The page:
It’s not often that a big franchise to which you have a huge emotional attachment releases a game that feels mostly like what you wanted it to be, without it just being a rehash of what you already loved. But, gee willikers, Nintendo has absolutely pulled it off with Super Mario Bros. Wonder.
Mario, as a character, has done so, so much. He’s a knight, tennis star, multi-discipline Olympian, supernatural MMA fighter, brother, and participant in what I can only assume is the world’s most complicated polycule with extremely intensive roleplaying scenarios (it’s the only way the Bowser and Peach kidnap thing makes sense). I honestly don’t know how he has time to keep up with his plumbing business.
I had just assumed that Nintendo had run out of 2D ideas for him and, like most 42-year-olds, he was going to move on to completely different passions just to feel something again. Instead, Nintendo has brought him back to a new 2D(ish) side-scrolling adventure with new costumes, yet still managed to keep the game feeling fresh, reinventing Mario as an elephant who likes Peach to have some junk in her trunk.
What is Super Mario Bros. Wonder?
Super Mario Bros. Wonder is the latest side-scrolling Mario title, and I’m pleased to report that drugs were almost certainly a factor in the making of this game.
A lot of what you know and love about Mario games is there: the story doesn’t make sense, the gang’s all there, Bowser seems to be a terrible father, and yet his children still seem willing to die for him, and Mario spends most of his time running to the right jumping on enemies and collecting coins.
What’s different is that there’s a new elephant suit, he wears a drill-bit suit quite a bit, there are smaller puzzle levels to break up the platforming action, and every now and then, the world gets super weird.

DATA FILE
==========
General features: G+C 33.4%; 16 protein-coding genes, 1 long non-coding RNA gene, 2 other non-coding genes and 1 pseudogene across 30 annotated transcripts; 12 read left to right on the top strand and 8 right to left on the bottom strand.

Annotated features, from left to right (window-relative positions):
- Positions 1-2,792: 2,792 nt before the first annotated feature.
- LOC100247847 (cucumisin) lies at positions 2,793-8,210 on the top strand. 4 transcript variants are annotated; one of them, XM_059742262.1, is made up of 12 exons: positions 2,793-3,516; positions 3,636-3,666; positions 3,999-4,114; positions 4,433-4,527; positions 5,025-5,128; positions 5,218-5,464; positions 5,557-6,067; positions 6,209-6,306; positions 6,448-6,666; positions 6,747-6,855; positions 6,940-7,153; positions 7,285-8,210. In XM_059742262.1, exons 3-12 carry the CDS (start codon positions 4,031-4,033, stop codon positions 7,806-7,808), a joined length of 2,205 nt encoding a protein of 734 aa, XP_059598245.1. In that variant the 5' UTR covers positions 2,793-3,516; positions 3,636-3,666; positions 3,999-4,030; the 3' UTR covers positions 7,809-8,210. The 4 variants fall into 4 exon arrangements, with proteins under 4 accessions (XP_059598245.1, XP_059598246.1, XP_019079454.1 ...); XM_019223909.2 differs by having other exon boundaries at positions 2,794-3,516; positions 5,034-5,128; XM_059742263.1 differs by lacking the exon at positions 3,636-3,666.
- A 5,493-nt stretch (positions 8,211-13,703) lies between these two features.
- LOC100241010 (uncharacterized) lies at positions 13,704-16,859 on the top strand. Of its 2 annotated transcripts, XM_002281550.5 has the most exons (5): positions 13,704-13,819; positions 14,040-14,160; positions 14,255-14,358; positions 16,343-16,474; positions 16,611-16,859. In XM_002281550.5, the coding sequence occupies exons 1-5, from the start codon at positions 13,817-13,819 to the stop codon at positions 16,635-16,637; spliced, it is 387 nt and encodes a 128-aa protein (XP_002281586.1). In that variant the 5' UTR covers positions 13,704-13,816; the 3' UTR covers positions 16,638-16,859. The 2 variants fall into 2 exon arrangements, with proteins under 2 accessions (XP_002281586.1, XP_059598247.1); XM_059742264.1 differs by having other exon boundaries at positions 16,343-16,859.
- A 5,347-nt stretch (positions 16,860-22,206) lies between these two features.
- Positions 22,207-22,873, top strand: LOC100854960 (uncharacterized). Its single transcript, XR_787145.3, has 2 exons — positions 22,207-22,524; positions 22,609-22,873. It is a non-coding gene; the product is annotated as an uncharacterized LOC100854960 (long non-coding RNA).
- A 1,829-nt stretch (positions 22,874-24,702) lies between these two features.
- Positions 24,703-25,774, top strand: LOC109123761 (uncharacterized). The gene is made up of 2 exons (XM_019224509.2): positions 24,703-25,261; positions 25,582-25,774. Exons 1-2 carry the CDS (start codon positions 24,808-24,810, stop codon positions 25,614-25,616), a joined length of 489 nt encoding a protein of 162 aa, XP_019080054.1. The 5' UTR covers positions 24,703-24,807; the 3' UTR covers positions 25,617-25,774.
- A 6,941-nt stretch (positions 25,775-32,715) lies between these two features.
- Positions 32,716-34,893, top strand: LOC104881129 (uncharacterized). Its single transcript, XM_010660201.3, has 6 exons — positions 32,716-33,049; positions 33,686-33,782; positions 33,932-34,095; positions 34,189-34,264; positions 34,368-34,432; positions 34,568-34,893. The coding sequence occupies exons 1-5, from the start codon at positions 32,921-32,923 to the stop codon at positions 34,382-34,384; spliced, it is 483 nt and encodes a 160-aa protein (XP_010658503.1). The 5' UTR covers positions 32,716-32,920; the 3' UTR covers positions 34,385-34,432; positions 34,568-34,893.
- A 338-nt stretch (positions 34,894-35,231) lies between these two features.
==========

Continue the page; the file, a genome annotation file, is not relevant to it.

See, there is a new item called the Wonder Flower. When you activate the Wonder Flower, everything will change in an unexpected way. Maybe you’ll turn into a blob, perhaps the lights will turn off, maybe you’ll become a boulder, perhaps a massive killer boulder will appear, or any number of other things that turn the level upside down. The only thing you can be sure about is that it will be delightfully stressful.
What makes Super Mario Bros. Wonder so good?
It’s hard to say. I think the main thing that makes it good is that I love 2D Mario games and never really got into the 3D ones, and perhaps there is an overwhelming sense of relief that Nintendo hasn’t forgotten his roots.
Wonder feels just fresh enough that I’m excited about the new-ish ideas it brings and that kids who are getting this as their first game will be able to remember distinct elements about what made the game memorable for them.
2D Mario Bros. games have always been important to me. Watching my cousins play a SNES Mario Bros. game is one of my earliest memories, if not my earliest memory. The first game that made me fall in love with playing games was Super Mario Land on the Gameboy Pocket. The game that got my wife and me through lockdown 2 with some amount of sanity was New Super Mario Bros. U Deluxe. If you’re a gamer of a certain age, then loving 2D Mario is just baked into you. So, it’s really hard for me to say whether I would love Wonder as much if I wasn’t bringing all this baggage to it. I am not ashamed to admit how much I love the comforting familiarity that comes with this new game.